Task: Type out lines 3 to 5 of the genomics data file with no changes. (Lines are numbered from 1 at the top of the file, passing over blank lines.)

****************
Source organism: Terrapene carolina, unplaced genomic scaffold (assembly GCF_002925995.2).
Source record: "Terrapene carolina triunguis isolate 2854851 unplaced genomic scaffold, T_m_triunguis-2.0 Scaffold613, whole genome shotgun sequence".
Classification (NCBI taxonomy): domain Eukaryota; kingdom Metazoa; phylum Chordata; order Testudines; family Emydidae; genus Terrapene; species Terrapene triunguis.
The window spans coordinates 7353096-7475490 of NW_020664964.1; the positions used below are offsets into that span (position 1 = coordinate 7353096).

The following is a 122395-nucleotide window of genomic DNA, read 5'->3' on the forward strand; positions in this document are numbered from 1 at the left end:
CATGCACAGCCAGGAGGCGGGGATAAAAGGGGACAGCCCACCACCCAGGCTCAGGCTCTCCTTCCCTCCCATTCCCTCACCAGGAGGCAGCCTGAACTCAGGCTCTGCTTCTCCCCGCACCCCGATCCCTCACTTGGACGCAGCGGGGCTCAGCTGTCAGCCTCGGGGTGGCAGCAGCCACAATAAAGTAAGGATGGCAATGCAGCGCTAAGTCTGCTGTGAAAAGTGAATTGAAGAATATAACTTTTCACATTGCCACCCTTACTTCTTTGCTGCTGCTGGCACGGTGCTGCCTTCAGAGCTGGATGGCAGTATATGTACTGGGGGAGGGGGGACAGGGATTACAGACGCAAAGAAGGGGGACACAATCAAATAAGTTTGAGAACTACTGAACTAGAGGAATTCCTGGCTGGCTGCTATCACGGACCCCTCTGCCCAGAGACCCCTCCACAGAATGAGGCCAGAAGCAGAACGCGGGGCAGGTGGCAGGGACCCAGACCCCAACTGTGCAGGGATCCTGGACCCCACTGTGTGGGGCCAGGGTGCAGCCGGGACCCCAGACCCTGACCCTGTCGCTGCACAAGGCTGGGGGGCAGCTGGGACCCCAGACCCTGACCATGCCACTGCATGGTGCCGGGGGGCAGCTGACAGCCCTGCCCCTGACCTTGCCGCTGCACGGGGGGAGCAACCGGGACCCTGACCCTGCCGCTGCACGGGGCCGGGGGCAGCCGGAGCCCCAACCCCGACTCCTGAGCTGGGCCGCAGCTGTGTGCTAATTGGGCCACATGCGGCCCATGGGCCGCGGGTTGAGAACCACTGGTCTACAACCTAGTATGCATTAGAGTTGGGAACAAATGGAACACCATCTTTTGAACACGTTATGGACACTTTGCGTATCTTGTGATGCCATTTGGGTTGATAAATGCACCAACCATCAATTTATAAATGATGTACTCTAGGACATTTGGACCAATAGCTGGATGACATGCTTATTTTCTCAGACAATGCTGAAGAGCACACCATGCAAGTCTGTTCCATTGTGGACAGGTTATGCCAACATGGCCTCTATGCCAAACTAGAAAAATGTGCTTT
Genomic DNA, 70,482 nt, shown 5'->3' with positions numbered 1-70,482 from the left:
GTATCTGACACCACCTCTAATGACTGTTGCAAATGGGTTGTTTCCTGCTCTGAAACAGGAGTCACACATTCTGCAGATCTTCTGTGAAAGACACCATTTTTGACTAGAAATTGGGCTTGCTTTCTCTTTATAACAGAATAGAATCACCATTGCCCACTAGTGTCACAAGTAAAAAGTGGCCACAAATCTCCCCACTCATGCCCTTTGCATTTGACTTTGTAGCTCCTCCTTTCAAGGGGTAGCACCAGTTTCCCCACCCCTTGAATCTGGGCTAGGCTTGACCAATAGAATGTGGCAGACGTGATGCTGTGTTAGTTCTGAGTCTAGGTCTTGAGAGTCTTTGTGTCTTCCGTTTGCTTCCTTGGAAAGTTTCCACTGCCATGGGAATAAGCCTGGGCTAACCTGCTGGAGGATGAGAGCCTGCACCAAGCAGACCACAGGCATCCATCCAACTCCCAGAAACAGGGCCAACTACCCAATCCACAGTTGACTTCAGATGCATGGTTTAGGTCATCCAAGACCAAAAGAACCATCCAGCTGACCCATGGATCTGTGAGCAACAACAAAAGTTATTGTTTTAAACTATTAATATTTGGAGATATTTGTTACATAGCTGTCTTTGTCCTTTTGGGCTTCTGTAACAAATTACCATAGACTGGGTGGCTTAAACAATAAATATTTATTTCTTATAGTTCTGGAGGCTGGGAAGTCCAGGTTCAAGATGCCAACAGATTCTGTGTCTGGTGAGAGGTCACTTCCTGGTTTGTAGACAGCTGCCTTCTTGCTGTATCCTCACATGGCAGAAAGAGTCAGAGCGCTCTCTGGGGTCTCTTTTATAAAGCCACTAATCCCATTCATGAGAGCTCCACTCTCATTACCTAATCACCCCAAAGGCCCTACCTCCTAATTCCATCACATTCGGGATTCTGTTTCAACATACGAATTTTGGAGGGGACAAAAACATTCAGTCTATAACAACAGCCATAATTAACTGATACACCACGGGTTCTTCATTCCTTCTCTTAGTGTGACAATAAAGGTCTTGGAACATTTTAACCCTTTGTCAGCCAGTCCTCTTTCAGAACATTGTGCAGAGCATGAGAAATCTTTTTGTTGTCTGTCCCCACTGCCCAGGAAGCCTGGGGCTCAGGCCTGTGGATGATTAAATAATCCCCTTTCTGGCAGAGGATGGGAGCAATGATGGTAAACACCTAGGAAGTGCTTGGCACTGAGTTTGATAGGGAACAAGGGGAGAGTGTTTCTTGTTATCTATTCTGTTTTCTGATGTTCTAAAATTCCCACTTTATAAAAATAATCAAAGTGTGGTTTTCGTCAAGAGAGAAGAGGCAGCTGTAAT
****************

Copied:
Classification (NCBI taxonomy): domain Eukaryota; kingdom Metazoa; phylum Chordata; order Testudines; family Emydidae; genus Terrapene; species Terrapene triunguis.
The window spans coordinates 7353096-7475490 of NW_020664964.1; the positions used below are offsets into that span (position 1 = coordinate 7353096).

The following is a 122395-nucleotide window of genomic DNA, read 5'->3' on the forward strand; positions in this document are numbered from 1 at the left end: